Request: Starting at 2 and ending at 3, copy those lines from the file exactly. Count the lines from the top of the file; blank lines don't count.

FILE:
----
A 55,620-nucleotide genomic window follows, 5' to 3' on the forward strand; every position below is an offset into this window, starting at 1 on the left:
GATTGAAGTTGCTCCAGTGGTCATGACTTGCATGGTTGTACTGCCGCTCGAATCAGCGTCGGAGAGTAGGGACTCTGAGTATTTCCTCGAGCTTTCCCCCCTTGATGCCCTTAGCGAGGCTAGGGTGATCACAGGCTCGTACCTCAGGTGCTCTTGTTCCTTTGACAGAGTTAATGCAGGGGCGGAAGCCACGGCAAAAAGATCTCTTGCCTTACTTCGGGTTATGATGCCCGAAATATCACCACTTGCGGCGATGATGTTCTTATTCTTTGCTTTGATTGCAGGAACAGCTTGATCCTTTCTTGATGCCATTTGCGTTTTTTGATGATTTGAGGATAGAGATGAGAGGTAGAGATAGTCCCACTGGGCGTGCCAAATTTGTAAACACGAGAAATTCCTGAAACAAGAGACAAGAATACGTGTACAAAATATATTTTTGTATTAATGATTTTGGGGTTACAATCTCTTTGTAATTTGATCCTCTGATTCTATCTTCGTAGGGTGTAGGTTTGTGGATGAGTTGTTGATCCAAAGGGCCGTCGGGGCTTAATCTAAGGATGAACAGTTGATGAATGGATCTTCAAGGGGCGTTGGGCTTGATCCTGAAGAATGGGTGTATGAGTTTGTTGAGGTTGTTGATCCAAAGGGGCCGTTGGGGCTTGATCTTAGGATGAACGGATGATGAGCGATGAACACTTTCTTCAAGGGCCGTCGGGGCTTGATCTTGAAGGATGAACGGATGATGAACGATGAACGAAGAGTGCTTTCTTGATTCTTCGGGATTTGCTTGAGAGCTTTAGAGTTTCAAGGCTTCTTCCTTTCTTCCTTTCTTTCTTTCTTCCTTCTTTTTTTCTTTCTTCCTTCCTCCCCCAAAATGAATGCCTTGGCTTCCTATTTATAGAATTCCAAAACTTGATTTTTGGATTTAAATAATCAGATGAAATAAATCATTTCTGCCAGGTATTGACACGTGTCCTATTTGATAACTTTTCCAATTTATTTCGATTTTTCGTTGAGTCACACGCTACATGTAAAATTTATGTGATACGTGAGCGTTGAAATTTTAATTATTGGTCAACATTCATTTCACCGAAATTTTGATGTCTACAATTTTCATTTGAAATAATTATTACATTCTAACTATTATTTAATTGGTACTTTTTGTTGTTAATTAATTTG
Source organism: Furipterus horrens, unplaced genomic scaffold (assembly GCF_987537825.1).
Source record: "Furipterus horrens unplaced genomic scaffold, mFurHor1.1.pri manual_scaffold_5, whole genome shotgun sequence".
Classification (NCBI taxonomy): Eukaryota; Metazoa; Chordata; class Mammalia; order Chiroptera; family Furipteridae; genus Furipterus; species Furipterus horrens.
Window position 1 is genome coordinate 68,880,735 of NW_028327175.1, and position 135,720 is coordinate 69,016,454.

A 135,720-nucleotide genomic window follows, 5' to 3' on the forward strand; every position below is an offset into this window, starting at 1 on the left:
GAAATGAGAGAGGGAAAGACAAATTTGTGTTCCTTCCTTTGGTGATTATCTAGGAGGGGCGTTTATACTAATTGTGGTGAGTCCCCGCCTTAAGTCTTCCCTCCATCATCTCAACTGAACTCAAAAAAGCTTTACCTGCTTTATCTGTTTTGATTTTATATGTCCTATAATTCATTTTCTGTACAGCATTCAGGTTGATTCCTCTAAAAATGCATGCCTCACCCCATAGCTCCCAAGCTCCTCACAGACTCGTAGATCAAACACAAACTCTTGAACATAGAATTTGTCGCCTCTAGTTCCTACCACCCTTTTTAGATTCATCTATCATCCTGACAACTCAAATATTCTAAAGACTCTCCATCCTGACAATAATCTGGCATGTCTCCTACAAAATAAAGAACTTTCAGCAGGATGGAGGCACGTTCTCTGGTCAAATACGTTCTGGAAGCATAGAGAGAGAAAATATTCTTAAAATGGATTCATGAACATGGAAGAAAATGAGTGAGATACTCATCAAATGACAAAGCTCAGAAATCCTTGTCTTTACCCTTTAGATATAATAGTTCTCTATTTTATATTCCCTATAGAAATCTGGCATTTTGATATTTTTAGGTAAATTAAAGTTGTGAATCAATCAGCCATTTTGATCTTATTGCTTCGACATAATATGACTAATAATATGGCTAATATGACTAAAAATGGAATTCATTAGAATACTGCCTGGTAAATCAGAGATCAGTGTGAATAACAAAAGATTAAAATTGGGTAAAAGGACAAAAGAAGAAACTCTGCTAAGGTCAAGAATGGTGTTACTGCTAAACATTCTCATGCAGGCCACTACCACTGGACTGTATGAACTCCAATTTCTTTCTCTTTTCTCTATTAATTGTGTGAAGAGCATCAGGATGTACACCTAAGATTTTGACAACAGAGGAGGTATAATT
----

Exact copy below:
GATTGAAGTTGCTCCAGTGGTCATGACTTGCATGGTTGTACTGCCGCTCGAATCAGCGTCGGAGAGTAGGGACTCTGAGTATTTCCTCGAGCTTTCCCCCCTTGATGCCCTTAGCGAGGCTAGGGTGATCACAGGCTCGTACCTCAGGTGCTCTTGTTCCTTTGACAGAGTTAATGCAGGGGCGGAAGCCACGGCAAAAAGATCTCTTGCCTTACTTCGGGTTATGATGCCCGAAATATCACCACTTGCGGCGATGATGTTCTTATTCTTTGCTTTGATTGCAGGAACAGCTTGATCCTTTCTTGATGCCATTTGCGTTTTTTGATGATTTGAGGATAGAGATGAGAGGTAGAGATAGTCCCACTGGGCGTGCCAAATTTGTAAACACGAGAAATTCCTGAAACAAGAGACAAGAATACGTGTACAAAATATATTTTTGTATTAATGATTTTGGGGTTACAATCTCTTTGTAATTTGATCCTCTGATTCTATCTTCGTAGGGTGTAGGTTTGTGGATGAGTTGTTGATCCAAAGGGCCGTCGGGGCTTAATCTAAGGATGAACAGTTGATGAATGGATCTTCAAGGGGCGTTGGGCTTGATCCTGAAGAATGGGTGTATGAGTTTGTTGAGGTTGTTGATCCAAAGGGGCCGTTGGGGCTTGATCTTAGGATGAACGGATGATGAGCGATGAACACTTTCTTCAAGGGCCGTCGGGGCTTGATCTTGAAGGATGAACGGATGATGAACGATGAACGAAGAGTGCTTTCTTGATTCTTCGGGATTTGCTTGAGAGCTTTAGAGTTTCAAGGCTTCTTCCTTTCTTCCTTTCTTTCTTTCTTCCTTCTTTTTTTCTTTCTTCCTTCCTCCCCCAAAATGAATGCCTTGGCTTCCTATTTATAGAATTCCAAAACTTGATTTTTGGATTTAAATAATCAGATGAAATAAATCATTTCTGCCAGGTATTGACACGTGTCCTATTTGATAACTTTTCCAATTTATTTCGATTTTTCGTTGAGTCACACGCTACATGTAAAATTTATGTGATACGTGAGCGTTGAAATTTTAATTATTGGTCAACATTCATTTCACCGAAATTTTGATGTCTACAATTTTCATTTGAAATAATTATTACATTCTAACTATTATTTAATTGGTACTTTTTGTTGTTAATTAATTTG
Source organism: Furipterus horrens, unplaced genomic scaffold (assembly GCF_987537825.1).